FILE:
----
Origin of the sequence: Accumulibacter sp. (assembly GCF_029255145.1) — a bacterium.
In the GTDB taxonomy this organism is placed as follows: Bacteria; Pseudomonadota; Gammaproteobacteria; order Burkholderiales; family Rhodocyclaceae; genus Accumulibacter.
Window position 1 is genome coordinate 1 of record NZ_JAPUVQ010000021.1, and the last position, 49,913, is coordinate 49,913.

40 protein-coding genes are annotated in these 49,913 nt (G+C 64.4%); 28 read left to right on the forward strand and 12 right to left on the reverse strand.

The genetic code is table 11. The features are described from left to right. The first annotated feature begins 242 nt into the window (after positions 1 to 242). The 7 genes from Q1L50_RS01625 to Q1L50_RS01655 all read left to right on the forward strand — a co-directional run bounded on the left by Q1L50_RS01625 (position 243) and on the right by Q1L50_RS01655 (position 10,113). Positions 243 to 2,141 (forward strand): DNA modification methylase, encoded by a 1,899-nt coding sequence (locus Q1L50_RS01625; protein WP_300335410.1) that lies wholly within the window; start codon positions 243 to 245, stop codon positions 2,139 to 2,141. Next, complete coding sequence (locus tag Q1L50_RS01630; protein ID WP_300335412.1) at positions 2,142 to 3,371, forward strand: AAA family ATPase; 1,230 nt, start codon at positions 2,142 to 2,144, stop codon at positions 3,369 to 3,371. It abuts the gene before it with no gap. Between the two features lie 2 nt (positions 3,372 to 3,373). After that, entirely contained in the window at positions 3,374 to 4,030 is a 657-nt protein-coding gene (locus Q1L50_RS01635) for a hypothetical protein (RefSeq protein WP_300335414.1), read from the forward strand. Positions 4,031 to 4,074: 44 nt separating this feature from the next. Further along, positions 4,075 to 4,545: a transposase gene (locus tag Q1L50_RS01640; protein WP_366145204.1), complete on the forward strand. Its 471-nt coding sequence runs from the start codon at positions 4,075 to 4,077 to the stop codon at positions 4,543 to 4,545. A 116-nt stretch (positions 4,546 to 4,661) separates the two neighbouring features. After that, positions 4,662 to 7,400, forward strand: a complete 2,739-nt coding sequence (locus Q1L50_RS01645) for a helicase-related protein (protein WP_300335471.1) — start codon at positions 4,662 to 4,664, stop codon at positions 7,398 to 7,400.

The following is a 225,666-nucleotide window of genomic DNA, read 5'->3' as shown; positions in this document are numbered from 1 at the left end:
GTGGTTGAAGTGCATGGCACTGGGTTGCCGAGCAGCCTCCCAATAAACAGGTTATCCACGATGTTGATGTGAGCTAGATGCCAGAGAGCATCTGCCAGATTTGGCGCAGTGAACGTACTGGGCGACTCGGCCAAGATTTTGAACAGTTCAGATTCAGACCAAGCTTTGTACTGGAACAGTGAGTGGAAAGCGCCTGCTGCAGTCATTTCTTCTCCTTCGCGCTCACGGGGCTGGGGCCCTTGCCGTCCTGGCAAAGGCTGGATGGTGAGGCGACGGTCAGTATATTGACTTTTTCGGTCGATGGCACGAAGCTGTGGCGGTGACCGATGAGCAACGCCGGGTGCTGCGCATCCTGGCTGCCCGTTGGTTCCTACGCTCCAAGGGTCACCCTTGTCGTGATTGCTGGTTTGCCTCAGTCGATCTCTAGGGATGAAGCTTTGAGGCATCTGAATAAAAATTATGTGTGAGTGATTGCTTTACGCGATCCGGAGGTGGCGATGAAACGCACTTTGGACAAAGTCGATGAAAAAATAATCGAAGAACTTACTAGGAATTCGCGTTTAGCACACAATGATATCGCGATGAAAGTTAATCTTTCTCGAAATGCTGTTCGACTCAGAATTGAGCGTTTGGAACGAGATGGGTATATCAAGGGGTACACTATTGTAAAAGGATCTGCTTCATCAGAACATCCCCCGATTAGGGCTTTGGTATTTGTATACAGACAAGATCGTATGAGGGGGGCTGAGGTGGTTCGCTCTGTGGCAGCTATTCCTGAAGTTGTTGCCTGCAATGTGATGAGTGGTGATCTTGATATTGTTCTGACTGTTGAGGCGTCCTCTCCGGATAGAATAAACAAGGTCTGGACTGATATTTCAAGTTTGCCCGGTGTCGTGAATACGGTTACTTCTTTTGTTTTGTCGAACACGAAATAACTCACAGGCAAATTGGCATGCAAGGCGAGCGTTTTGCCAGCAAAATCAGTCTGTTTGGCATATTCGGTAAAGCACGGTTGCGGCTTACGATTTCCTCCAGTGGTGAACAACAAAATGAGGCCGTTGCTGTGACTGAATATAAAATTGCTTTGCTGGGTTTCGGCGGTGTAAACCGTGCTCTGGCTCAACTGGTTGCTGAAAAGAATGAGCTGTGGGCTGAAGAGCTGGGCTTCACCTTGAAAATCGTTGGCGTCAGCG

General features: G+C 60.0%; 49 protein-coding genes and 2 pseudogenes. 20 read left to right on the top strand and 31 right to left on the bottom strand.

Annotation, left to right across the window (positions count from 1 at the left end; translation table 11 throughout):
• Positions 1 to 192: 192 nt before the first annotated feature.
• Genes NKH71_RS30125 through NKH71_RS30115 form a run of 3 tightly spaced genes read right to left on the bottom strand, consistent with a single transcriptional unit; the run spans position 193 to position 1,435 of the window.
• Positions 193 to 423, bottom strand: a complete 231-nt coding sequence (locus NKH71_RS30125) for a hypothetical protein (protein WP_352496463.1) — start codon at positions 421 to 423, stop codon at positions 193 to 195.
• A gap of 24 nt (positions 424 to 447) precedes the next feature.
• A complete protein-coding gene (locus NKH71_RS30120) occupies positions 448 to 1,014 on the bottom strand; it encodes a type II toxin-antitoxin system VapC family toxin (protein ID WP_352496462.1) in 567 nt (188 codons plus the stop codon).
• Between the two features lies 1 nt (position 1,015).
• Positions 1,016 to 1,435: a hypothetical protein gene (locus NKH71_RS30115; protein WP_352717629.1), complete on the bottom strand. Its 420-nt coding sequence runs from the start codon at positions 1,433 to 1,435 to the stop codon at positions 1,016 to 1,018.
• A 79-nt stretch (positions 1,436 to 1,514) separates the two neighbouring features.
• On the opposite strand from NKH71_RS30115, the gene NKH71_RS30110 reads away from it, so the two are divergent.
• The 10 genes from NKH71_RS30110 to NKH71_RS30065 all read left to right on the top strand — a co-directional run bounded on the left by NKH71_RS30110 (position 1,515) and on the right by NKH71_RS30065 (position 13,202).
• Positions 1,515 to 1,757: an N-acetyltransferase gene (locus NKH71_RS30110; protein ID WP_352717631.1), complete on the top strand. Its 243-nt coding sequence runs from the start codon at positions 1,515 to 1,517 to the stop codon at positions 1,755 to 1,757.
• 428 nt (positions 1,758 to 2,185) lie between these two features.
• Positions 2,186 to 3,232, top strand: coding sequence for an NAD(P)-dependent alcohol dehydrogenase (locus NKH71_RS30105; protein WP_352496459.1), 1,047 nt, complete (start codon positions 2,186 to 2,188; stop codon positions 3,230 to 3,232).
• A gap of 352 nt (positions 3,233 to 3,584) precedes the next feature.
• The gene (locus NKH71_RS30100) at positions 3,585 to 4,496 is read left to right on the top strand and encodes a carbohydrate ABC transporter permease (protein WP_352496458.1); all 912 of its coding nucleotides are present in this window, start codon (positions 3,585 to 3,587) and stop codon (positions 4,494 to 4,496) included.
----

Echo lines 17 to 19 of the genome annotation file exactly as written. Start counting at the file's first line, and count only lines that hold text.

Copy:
• A 79-nt stretch (positions 1,436 to 1,514) separates the two neighbouring features.
• On the opposite strand from NKH71_RS30115, the gene NKH71_RS30110 reads away from it, so the two are divergent.
• The 10 genes from NKH71_RS30110 to NKH71_RS30065 all read left to right on the top strand — a co-directional run bounded on the left by NKH71_RS30110 (position 1,515) and on the right by NKH71_RS30065 (position 13,202).